Hello! We’re here at the fourth and final instalment of my neoliberalism and health series. Part 1 critically engaged with the rhetoric of the “obesity academic” and unpacked some of the problems behind it. Part 2 examined the ways that the neoliberal paradigm has shaped our understanding of bodies–fat bodies in particular. And Part 3 looked at how health has become a set of actions we are morally compelled to take in order to fulfill our roles as “good citizens”. In this final section I look at health as a social justice issue and wrap things up. I will also provide a (rather lengthy) list of references at the bottom for anyone interested. Thanks for reading!
Health as a Social Justice Issue
Offer, Pechey, and Ulijaszek (2010) link the move away from social democratic welfare regimes toward neoliberal, market-oriented policies with the emergence of obesity and its related health conditions. Not only is there a link between market-liberal countries and obesity, in the United States there is positive correlation between food insecurity and obesity (Offer, et al., 2010). They suggest multiple mechanisms by which the obesity rate might be inversely related to socio-economic status: the shift from manufacturing to service jobs as well as the increased reliance on cars have decreased many people’s opportunities for physical activity, while food prices have fallen, especially highly-palatable, energy-dense fast foods, making calories much more easily accessed. Offer, et al. (2010) found that “the more intensive the competitive and market orientation of welfare regimes, the higher the level of body weight, at both aggregate and personal levels” (p. 298). Which is to say, the more neoliberal the country, the higher the rate of obesity at the population level and the more obese the individuals.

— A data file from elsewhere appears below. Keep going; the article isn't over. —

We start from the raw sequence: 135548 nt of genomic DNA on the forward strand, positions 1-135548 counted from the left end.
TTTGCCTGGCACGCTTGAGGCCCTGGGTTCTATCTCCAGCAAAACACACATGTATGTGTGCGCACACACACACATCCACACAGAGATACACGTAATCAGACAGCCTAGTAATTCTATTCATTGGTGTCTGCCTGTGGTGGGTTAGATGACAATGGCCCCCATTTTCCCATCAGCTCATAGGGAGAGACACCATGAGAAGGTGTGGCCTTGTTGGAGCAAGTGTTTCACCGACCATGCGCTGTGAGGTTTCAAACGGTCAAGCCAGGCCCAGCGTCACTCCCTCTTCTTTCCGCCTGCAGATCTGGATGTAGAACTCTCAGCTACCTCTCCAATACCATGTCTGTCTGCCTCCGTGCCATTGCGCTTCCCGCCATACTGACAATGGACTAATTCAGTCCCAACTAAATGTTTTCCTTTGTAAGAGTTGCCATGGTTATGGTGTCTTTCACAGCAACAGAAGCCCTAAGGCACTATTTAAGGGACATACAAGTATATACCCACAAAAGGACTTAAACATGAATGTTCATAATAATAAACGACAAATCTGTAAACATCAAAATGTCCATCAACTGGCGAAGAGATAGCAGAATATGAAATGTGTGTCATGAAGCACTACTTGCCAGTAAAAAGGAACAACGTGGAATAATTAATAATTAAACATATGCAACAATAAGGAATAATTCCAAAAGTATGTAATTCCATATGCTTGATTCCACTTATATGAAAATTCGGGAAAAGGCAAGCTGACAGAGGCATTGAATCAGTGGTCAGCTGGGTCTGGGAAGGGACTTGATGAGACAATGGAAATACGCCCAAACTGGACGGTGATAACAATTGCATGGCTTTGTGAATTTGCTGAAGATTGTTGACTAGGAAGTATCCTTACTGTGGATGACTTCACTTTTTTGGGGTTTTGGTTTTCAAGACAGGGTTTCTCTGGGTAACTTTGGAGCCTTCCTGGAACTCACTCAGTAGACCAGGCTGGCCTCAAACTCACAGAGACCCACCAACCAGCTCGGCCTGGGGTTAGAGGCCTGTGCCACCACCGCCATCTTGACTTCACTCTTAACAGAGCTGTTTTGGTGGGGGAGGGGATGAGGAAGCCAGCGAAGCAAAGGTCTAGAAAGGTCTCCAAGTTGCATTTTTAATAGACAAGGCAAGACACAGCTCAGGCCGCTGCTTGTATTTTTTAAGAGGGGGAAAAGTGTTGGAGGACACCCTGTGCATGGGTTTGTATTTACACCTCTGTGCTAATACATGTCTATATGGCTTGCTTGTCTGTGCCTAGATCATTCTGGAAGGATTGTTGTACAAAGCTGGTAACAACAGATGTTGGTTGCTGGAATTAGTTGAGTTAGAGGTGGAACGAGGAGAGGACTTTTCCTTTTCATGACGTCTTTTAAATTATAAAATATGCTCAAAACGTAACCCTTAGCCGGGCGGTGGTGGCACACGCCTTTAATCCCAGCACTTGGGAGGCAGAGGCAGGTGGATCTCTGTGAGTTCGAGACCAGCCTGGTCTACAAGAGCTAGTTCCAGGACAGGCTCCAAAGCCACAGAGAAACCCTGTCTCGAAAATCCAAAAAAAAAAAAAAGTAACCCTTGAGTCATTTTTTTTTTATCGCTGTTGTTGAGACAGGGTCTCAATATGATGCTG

This link between neoliberalism and obesity may be due to “work-related insecurity, including low income, poor job mobility and the absence of union protection” which “elevates the likelihood of stress and ill health” (Offer, et al., 2010). Guthman (2011) traces the “systematic production of inequality” through “farm and food policy…trade, labor, immigration, health care, economic development, taxation and financial policy—in other words, just about all policies that have kept American capitalism (barely) afloat” (p. 196). This systemic production of inequality insures that “access to specific foods tends to be closely related to people’s class, race and gender background” (Otero, et al., 2014, p. 11).
The term “food oppression” was coined to describe a “form of structural subordination” since “government support of the fast food industry severely limits dietary choices for low-income, urban African Americans and Latinos” (Freeman, 2007, p. 2245). Both Guthman (2011) and Otero, et al. (2014) call for state intervention to counter the inequalities created by neoliberal policies that have placed the responsibility for health on the individual while creating institutional structures that actively promote inequality and insecurity. These calls for state intervention can be understood within the broader conversation around the social determinants of health.